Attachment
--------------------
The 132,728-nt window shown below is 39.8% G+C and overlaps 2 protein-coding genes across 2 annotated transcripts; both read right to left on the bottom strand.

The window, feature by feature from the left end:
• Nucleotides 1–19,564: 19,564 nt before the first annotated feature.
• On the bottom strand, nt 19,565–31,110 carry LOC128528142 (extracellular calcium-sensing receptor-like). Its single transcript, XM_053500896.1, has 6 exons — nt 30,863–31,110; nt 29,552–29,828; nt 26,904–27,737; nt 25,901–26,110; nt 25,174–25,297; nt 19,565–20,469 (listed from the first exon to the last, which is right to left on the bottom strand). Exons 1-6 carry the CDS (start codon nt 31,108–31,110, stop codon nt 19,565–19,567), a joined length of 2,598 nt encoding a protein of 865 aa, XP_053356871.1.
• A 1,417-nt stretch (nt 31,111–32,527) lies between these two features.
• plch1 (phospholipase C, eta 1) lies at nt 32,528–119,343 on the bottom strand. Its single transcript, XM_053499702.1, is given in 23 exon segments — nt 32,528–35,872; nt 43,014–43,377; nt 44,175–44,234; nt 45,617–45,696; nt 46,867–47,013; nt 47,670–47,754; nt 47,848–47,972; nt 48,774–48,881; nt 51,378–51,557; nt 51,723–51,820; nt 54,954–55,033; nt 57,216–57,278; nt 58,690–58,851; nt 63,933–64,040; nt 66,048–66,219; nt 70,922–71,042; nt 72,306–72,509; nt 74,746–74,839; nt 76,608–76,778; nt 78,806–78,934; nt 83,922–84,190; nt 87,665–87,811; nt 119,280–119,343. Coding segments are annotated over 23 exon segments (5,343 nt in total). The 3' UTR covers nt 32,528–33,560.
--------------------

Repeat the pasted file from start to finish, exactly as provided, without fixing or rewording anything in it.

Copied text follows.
The 132,728-nt window shown below is 39.8% G+C and overlaps 2 protein-coding genes across 2 annotated transcripts; both read right to left on the bottom strand.

The window, feature by feature from the left end:
• Nucleotides 1–19,564: 19,564 nt before the first annotated feature.
• On the bottom strand, nt 19,565–31,110 carry LOC128528142 (extracellular calcium-sensing receptor-like). Its single transcript, XM_053500896.1, has 6 exons — nt 30,863–31,110; nt 29,552–29,828; nt 26,904–27,737; nt 25,901–26,110; nt 25,174–25,297; nt 19,565–20,469 (listed from the first exon to the last, which is right to left on the bottom strand). Exons 1-6 carry the CDS (start codon nt 31,108–31,110, stop codon nt 19,565–19,567), a joined length of 2,598 nt encoding a protein of 865 aa, XP_053356871.1.
• A 1,417-nt stretch (nt 31,111–32,527) lies between these two features.
• plch1 (phospholipase C, eta 1) lies at nt 32,528–119,343 on the bottom strand. Its single transcript, XM_053499702.1, is given in 23 exon segments — nt 32,528–35,872; nt 43,014–43,377; nt 44,175–44,234; nt 45,617–45,696; nt 46,867–47,013; nt 47,670–47,754; nt 47,848–47,972; nt 48,774–48,881; nt 51,378–51,557; nt 51,723–51,820; nt 54,954–55,033; nt 57,216–57,278; nt 58,690–58,851; nt 63,933–64,040; nt 66,048–66,219; nt 70,922–71,042; nt 72,306–72,509; nt 74,746–74,839; nt 76,608–76,778; nt 78,806–78,934; nt 83,922–84,190; nt 87,665–87,811; nt 119,280–119,343. Coding segments are annotated over 23 exon segments (5,343 nt in total). The 3' UTR covers nt 32,528–33,560.